He has just set the complicated clockwork of the lock and shut the lid, lying back in the knowledge that here at last is the perfect defence against the most ultimate of all his enemies, although as yet he has not considered the important part that airholes must play in an enterprise of this kind.
And right beside him, very close to his ear, a voice has just said: DARK IN HERE, ISN’T IT?
Cohen the Barbarian. Fearsome.
The Librarian is the wizard who runs the library at the wizards university. He is accidentally turned into an orangutan and resist all attempts to be changed back. Just don't use the 'm' word. What m word? Monkey. 

OH SHIT.

Cohen the Barbarian is like Conan the Barbarian, only old… and stringy…. He’s about ninety in the shade and has no teeth. An old barbarian is very good at his job. You can tell because he’s not dead yet, see?

So now that you’ve met the characters, what’s the story about? You already know that Rincewind has been instructed to keep Twoflower alive, in the interests of avoiding international conflict between the city of Ankh-Morpork and the very old, powerful Agatean Empire. This is complicated by the fact Twoflower has no sense of self-preservation at all.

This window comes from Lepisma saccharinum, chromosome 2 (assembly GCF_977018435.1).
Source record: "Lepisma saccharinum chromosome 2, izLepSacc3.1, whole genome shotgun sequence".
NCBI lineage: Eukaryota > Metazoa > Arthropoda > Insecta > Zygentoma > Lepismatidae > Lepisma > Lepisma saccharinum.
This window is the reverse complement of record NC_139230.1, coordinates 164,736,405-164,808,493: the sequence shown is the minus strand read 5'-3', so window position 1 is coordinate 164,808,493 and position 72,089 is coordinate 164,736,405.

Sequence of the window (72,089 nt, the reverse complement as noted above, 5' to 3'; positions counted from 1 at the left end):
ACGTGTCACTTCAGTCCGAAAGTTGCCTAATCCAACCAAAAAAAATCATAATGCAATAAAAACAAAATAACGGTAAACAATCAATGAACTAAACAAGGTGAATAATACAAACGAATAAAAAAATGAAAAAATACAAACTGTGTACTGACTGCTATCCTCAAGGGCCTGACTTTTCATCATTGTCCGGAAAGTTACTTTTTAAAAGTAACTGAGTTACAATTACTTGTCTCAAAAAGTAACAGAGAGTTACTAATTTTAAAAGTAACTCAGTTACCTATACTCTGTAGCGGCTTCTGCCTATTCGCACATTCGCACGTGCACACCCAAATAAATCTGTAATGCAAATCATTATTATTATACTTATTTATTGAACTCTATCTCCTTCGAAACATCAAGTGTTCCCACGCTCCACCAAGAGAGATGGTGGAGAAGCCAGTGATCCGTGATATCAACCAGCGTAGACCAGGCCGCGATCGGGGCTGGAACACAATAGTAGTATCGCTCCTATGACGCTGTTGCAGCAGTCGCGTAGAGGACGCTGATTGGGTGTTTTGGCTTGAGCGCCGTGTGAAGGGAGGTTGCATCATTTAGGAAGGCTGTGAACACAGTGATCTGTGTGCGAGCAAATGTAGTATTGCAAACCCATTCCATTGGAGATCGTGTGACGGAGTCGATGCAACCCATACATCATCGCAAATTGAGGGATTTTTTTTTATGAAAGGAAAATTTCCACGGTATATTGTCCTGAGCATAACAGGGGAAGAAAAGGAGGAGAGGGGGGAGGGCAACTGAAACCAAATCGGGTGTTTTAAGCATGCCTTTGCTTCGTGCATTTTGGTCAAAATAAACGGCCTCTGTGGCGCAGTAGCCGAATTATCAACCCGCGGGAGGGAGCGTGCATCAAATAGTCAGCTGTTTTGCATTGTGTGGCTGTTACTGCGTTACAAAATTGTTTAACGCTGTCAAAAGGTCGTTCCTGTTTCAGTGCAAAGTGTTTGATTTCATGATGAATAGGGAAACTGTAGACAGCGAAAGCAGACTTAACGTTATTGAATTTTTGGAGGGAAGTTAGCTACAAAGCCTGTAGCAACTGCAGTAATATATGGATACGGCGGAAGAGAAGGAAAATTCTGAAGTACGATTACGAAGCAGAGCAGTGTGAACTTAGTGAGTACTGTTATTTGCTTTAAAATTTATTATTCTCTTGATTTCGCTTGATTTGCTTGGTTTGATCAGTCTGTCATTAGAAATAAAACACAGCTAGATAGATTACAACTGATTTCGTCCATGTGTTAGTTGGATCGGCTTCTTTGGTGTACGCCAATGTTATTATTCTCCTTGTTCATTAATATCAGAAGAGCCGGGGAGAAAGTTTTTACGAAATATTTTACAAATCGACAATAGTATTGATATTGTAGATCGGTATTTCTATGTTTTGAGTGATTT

Things come to a head when a red star growing in the sky signals the end of the world – unless the Eight Great Spells can all be spoken at the right time. The problem is, one of them is missing, hiding in Rincewind’s head. This is the reason he is such a failed wizard. He’s never been able to memorise another spell because ordinary, garden variety spells are too afraid to stay in his head with a Great spell. The other wizards know where the missing Great Spell is and are determined to hunt Rincewind down. Not all of them have the best intentions.

Don’t even mention the fact that the fate of the world rests on Rincewind’s shoulders. He doesn’t want to know. Someone else can have the job. 

It’s a fun ride and things only get better from here!

Lord Vetinari. Maybe this is why I had trouble finding dates?
As a matter of interest, you can find various Discworld quizzes on the web that will tell you which Discworld character/s you are most like.I’ve done this previously but I forget the results so I just did it again and here are my results:

You Scored as Lord Havelock Vetinari

You are Lord Vetinari! Supreme ruler of Ankh-Morpork! Cool, calculated, and always in control. You graduated from the assassins guild, but failed a course on stealth and camouflage, because the professor never saw you there (even though you attended every class). You always seem to know what everyone is thinking, and after a conversation with you, people feel that they have just escaped certain death.
Lord Havelock Vetinari

75%

Carrot Ironfounderson

56%

Death

56%

Esmerelda (Granny) Weatherwax

56%

Greebo

50%

I find the results slightly worrying. Carrot is an anomaly in there with all those other characters, but that’s my sense of honour coming out. 

If you’d like to know who you are, check it out here


All quotes are from The Colour of Magic and the Light Fantastic by Terry Pratchett